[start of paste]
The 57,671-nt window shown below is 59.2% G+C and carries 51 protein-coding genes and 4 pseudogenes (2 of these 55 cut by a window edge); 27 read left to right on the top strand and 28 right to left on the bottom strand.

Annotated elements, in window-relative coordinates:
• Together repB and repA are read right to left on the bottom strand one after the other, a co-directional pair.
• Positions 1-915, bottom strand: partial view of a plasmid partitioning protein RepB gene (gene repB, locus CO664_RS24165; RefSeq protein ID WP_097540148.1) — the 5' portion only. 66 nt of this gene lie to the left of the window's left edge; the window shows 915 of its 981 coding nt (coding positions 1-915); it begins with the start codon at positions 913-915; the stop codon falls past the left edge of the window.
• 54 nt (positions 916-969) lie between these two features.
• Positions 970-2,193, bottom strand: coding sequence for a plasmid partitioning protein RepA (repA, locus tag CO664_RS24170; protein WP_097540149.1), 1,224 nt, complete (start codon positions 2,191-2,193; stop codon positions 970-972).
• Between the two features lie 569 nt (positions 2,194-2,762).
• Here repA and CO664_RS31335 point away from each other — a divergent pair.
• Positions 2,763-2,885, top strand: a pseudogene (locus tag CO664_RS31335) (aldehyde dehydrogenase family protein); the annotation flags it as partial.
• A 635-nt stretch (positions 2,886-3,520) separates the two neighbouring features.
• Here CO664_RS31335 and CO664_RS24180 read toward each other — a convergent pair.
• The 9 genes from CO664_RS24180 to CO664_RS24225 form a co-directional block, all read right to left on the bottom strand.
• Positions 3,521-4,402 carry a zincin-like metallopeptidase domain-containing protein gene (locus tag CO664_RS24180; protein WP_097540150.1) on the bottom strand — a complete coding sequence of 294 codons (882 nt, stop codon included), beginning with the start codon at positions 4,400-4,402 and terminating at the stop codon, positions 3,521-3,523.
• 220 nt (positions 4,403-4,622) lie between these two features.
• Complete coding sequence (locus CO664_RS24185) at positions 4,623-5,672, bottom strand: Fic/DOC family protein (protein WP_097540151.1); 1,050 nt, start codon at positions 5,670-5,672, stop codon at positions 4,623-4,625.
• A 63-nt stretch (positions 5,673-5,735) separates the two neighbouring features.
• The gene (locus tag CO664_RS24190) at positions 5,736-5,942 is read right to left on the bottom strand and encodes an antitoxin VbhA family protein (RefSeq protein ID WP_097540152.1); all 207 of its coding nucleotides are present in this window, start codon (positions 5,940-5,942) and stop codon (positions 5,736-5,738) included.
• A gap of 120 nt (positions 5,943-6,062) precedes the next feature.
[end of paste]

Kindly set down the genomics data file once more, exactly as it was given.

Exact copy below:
The 57,671-nt window shown below is 59.2% G+C and carries 51 protein-coding genes and 4 pseudogenes (2 of these 55 cut by a window edge); 27 read left to right on the top strand and 28 right to left on the bottom strand.

Annotated elements, in window-relative coordinates:
• Together repB and repA are read right to left on the bottom strand one after the other, a co-directional pair.
• Positions 1-915, bottom strand: partial view of a plasmid partitioning protein RepB gene (gene repB, locus CO664_RS24165; RefSeq protein ID WP_097540148.1) — the 5' portion only. 66 nt of this gene lie to the left of the window's left edge; the window shows 915 of its 981 coding nt (coding positions 1-915); it begins with the start codon at positions 913-915; the stop codon falls past the left edge of the window.
• 54 nt (positions 916-969) lie between these two features.
• Positions 970-2,193, bottom strand: coding sequence for a plasmid partitioning protein RepA (repA, locus tag CO664_RS24170; protein WP_097540149.1), 1,224 nt, complete (start codon positions 2,191-2,193; stop codon positions 970-972).
• Between the two features lie 569 nt (positions 2,194-2,762).
• Here repA and CO664_RS31335 point away from each other — a divergent pair.
• Positions 2,763-2,885, top strand: a pseudogene (locus tag CO664_RS31335) (aldehyde dehydrogenase family protein); the annotation flags it as partial.
• A 635-nt stretch (positions 2,886-3,520) separates the two neighbouring features.
• Here CO664_RS31335 and CO664_RS24180 read toward each other — a convergent pair.
• The 9 genes from CO664_RS24180 to CO664_RS24225 form a co-directional block, all read right to left on the bottom strand.
• Positions 3,521-4,402 carry a zincin-like metallopeptidase domain-containing protein gene (locus tag CO664_RS24180; protein WP_097540150.1) on the bottom strand — a complete coding sequence of 294 codons (882 nt, stop codon included), beginning with the start codon at positions 4,400-4,402 and terminating at the stop codon, positions 3,521-3,523.
• 220 nt (positions 4,403-4,622) lie between these two features.
• Complete coding sequence (locus CO664_RS24185) at positions 4,623-5,672, bottom strand: Fic/DOC family protein (protein WP_097540151.1); 1,050 nt, start codon at positions 5,670-5,672, stop codon at positions 4,623-4,625.
• A 63-nt stretch (positions 5,673-5,735) separates the two neighbouring features.
• The gene (locus tag CO664_RS24190) at positions 5,736-5,942 is read right to left on the bottom strand and encodes an antitoxin VbhA family protein (RefSeq protein ID WP_097540152.1); all 207 of its coding nucleotides are present in this window, start codon (positions 5,940-5,942) and stop codon (positions 5,736-5,738) included.
• A gap of 120 nt (positions 5,943-6,062) precedes the next feature.